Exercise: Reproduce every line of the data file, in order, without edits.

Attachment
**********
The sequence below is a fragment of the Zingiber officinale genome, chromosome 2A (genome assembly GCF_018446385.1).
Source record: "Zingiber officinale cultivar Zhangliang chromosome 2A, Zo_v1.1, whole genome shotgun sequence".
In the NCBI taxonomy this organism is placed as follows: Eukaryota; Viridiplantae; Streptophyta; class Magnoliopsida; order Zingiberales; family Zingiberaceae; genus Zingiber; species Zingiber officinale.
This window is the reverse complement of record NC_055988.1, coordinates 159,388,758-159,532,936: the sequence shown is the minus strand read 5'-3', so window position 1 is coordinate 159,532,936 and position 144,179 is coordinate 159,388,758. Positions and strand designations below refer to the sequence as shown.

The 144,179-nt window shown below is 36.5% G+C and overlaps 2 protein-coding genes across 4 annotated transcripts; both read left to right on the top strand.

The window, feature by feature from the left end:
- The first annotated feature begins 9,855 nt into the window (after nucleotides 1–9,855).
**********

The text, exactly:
The sequence below is a fragment of the Zingiber officinale genome, chromosome 2A (genome assembly GCF_018446385.1).
Source record: "Zingiber officinale cultivar Zhangliang chromosome 2A, Zo_v1.1, whole genome shotgun sequence".
In the NCBI taxonomy this organism is placed as follows: Eukaryota; Viridiplantae; Streptophyta; class Magnoliopsida; order Zingiberales; family Zingiberaceae; genus Zingiber; species Zingiber officinale.
This window is the reverse complement of record NC_055988.1, coordinates 159,388,758-159,532,936: the sequence shown is the minus strand read 5'-3', so window position 1 is coordinate 159,532,936 and position 144,179 is coordinate 159,388,758. Positions and strand designations below refer to the sequence as shown.

The 144,179-nt window shown below is 36.5% G+C and overlaps 2 protein-coding genes across 4 annotated transcripts; both read left to right on the top strand.

The window, feature by feature from the left end:
- The first annotated feature begins 9,855 nt into the window (after nucleotides 1–9,855).